One of the main problems with LSL scripting is that it doesn't have any state-persistency. An LSL script will not hold the state across sessions. That means if you are wearing an attachment and you have a script within that attachment which has some variables set to some user-defined value, once you log out and log-in back again, the variables won't hold the same values. Instead, the script will be re-initialized and the variables will have to be set again. This script will allow you to make your global variables persist across sessions by using some ingenuity dealing with prims and textures.

Usage Example

You are creating some attachment, for example, clothing which has some options the user can configure. However, if the user configures those options and you store the value of those options in a variable, once the user logs out, those global variables are reinitialised and they must set them again.

Setting Up

The script is placed in an invisible linked prim and listens for link messages. Depending on the format of the message it sets or retrieves a setting. It is not meant to hold a lot of data and it is limited by the length of a key. When a linked prim wants to store a string, it sends a link message to this invisible prim with the corresponding parameters. The invisible prim which contains this script, then converts the string to a key and sets the texture of one of its faces to the key to which the string was converted to. To retrieve the message, another link message is sent which retrieves the key off the corresponding face and converts it back to a string.


  • To store a message: llMessageLinked(<link number the memory script is in>, <face number>, <string to store>, “@push”);
  • To retrieve a message: llMessageLinked(<link number the memory script is in>, <face number>, <string to store>, “@pull”);

Intuitively, the invisible prim this script is in has any number of faces (in the syntax: <face number>) and thus allows you to store as many messages as there are faces on that particular prim. For example, if your invisible prim that this script is in is a simple 6-faced box, then you can store up to 6 messages: one for every face. In that case, if you would want to store a string on the memory location 3, the <face number> parameter above would be 3.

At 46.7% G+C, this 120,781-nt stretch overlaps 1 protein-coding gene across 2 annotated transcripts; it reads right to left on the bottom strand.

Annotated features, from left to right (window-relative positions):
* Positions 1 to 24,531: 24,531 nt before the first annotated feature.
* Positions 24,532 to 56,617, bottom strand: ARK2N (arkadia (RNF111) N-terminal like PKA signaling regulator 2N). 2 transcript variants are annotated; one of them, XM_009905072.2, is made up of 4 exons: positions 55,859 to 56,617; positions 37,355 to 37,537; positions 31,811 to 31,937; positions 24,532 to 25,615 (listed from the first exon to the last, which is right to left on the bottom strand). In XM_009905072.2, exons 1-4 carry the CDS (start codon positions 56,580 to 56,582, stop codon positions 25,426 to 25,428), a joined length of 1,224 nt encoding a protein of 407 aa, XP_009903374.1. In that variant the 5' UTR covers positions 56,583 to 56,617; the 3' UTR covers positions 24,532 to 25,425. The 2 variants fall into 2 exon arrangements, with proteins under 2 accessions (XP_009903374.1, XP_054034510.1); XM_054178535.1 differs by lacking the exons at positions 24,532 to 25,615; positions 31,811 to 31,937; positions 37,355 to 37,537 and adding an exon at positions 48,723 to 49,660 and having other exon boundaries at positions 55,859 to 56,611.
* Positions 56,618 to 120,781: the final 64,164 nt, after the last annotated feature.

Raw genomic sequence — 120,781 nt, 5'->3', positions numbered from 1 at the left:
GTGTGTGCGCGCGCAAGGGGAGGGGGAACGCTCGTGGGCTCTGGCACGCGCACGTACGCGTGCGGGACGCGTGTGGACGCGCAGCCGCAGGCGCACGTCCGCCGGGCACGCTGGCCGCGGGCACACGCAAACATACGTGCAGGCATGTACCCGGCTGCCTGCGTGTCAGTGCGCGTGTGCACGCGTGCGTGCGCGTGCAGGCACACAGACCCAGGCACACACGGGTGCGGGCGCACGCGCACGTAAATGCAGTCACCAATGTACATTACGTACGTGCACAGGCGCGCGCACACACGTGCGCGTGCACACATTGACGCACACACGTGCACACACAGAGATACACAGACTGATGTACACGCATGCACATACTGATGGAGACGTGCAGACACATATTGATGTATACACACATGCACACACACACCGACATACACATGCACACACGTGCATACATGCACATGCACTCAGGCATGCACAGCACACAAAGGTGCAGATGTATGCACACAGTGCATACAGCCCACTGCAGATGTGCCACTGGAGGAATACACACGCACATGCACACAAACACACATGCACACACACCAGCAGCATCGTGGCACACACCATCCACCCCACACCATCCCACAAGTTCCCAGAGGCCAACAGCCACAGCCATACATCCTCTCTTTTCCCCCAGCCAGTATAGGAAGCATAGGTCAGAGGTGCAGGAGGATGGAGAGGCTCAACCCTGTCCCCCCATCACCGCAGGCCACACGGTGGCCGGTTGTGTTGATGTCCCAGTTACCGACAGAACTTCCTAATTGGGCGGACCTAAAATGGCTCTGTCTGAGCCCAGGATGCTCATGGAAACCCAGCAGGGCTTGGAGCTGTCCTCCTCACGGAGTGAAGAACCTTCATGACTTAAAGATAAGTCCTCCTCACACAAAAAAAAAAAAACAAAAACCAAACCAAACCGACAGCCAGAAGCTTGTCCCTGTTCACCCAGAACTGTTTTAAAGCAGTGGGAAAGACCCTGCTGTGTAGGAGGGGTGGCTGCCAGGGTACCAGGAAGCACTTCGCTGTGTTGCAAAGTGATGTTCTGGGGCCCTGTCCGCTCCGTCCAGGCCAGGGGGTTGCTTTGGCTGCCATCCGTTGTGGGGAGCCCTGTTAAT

Case example

We create a simple flight assist device. We build two boxes, one for the flight script and one to hold this memory module and link them together. We want to allow the user to toggle the flight assist on and off but we would like to store that decision in a global variable and we want that variable to persist across sessions. In order to do so, when the flight assist script wants to store a string, for example flight_on in the memory module, it will send a link message to the memory module:

  llMessageLinked(2, 6, "flight_on", "@push");

this will make the memory module store the string flight_on in memory location 6. When the user logs out and logs in back again, the flight-assist must retrieve this setting from the memory module. It knows that it uses the 6th memory location (6th face). Thus, it asks the memory module for the string that was stored in memory location 6:

  llMessageLinked(2, 6, "flight_on", "@pull");

When the memory module receives the @pull request, it sends back a message to all linked prims containing the string that was stored in memory location 6. For example, a script could use this to set the global variable on state_entry():

integer flightOn = FALSE;
default {
  state_entry() {
    // The memory module has link number 2 and we want
    // to retrieve the contents of the memory location 6
    llMessageLinked(2, 6, "", "@pull");
  link_message(integer sender_num, integer num, string str, key id) {
    // The memory module sends a message to all